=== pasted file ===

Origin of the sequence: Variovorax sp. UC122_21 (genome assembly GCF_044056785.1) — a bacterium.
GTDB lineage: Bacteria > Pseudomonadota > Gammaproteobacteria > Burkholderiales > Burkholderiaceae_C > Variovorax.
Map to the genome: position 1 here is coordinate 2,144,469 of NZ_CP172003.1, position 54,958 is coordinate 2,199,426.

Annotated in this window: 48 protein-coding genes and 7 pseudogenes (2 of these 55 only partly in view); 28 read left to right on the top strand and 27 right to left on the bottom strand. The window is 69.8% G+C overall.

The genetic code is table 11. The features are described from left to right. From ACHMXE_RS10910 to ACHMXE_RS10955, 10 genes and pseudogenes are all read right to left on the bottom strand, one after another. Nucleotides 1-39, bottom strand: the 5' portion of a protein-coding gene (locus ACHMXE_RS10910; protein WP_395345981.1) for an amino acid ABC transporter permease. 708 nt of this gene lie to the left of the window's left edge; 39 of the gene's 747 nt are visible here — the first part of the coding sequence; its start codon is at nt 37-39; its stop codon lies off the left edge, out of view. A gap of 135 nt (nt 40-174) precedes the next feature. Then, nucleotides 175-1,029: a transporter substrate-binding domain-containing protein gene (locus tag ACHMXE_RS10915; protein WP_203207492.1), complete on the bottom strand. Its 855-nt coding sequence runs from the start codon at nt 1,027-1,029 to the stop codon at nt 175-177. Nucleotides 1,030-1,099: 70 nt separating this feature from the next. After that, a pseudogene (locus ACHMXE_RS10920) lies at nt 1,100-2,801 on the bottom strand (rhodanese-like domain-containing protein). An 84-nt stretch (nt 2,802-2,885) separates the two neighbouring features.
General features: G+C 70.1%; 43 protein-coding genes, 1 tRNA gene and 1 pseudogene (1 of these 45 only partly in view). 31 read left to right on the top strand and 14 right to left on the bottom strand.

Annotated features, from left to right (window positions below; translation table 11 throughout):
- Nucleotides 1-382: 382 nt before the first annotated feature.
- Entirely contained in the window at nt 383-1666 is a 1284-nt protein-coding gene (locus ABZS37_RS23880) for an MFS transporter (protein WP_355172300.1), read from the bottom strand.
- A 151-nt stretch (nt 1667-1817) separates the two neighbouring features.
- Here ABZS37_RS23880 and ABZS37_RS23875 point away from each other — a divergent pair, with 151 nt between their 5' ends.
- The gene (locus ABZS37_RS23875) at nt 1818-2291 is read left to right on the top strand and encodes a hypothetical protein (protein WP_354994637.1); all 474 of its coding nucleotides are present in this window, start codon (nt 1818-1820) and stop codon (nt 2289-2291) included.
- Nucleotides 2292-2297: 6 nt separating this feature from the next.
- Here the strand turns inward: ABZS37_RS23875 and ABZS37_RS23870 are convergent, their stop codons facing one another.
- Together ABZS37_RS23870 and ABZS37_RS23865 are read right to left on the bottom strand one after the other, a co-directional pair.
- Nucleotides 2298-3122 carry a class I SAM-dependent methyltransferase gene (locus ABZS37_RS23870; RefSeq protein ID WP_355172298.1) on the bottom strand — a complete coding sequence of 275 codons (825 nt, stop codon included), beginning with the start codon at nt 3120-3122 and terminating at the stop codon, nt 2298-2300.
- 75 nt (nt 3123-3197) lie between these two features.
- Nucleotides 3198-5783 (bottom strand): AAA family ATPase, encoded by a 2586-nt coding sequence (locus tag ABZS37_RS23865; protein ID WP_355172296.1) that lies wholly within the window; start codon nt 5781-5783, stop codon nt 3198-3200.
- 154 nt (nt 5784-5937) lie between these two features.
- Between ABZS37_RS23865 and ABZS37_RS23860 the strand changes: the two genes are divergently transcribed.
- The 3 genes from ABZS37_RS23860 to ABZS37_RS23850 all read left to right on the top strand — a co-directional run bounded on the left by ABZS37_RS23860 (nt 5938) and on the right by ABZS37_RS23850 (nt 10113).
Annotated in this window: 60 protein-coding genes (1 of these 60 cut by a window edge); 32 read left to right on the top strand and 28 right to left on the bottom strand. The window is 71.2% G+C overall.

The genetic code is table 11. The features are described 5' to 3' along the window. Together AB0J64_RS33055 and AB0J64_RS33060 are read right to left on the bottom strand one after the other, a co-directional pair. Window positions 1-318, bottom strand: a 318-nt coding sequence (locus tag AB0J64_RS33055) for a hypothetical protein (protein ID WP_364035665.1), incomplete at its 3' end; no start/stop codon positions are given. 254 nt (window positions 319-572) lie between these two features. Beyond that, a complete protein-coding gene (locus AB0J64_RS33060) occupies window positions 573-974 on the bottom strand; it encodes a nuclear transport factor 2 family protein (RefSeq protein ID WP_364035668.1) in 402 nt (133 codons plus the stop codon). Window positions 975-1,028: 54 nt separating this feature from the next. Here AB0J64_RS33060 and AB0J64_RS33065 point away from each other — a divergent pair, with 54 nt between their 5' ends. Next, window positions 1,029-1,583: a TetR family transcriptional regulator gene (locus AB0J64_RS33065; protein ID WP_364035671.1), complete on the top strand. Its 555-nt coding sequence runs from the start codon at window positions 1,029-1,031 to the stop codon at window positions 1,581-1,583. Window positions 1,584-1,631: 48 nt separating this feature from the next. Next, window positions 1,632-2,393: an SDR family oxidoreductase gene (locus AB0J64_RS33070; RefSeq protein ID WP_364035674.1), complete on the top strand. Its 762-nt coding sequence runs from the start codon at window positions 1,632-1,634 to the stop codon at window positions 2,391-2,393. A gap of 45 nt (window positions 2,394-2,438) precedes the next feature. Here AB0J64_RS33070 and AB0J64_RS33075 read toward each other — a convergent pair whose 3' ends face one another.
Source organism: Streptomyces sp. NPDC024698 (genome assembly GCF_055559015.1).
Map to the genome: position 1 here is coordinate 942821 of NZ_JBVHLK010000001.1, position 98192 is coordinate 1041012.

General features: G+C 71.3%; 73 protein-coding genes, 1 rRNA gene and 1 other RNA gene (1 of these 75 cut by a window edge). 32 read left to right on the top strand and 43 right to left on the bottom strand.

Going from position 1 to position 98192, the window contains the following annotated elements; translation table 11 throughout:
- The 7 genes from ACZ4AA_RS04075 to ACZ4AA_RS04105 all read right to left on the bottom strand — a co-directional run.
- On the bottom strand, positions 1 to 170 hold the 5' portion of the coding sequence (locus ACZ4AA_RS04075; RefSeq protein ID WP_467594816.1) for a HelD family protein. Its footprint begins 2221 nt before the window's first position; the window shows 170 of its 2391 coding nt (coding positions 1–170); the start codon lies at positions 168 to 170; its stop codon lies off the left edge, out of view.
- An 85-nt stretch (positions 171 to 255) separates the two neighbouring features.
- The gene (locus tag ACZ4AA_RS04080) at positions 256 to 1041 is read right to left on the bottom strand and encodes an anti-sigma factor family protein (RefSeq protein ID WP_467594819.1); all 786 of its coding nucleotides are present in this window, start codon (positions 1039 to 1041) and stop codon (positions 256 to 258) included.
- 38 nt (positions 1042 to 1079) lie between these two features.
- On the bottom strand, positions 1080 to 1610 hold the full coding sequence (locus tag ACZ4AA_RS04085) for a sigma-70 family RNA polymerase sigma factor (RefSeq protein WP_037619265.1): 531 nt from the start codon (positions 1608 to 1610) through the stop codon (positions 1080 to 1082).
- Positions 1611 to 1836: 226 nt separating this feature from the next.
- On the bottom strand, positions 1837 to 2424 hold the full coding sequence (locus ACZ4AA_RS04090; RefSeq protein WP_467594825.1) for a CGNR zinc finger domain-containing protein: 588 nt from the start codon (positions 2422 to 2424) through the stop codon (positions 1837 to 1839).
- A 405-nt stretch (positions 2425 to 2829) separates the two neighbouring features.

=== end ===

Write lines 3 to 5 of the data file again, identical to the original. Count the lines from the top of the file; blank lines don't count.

Map to the genome: position 1 here is coordinate 2,144,469 of NZ_CP172003.1, position 54,958 is coordinate 2,199,426.

Annotated in this window: 48 protein-coding genes and 7 pseudogenes (2 of these 55 only partly in view); 28 read left to right on the top strand and 27 right to left on the bottom strand. The window is 69.8% G+C overall.

The genetic code is table 11. The features are described from left to right. From ACHMXE_RS10910 to ACHMXE_RS10955, 10 genes and pseudogenes are all read right to left on the bottom strand, one after another. Nucleotides 1-39, bottom strand: the 5' portion of a protein-coding gene (locus ACHMXE_RS10910; protein WP_395345981.1) for an amino acid ABC transporter permease. 708 nt of this gene lie to the left of the window's left edge; 39 of the gene's 747 nt are visible here — the first part of the coding sequence; its start codon is at nt 37-39; its stop codon lies off the left edge, out of view. A gap of 135 nt (nt 40-174) precedes the next feature. Then, nucleotides 175-1,029: a transporter substrate-binding domain-containing protein gene (locus tag ACHMXE_RS10915; protein WP_203207492.1), complete on the bottom strand. Its 855-nt coding sequence runs from the start codon at nt 1,027-1,029 to the stop codon at nt 175-177. Nucleotides 1,030-1,099: 70 nt separating this feature from the next. After that, a pseudogene (locus ACHMXE_RS10920) lies at nt 1,100-2,801 on the bottom strand (rhodanese-like domain-containing protein). An 84-nt stretch (nt 2,802-2,885) separates the two neighbouring features.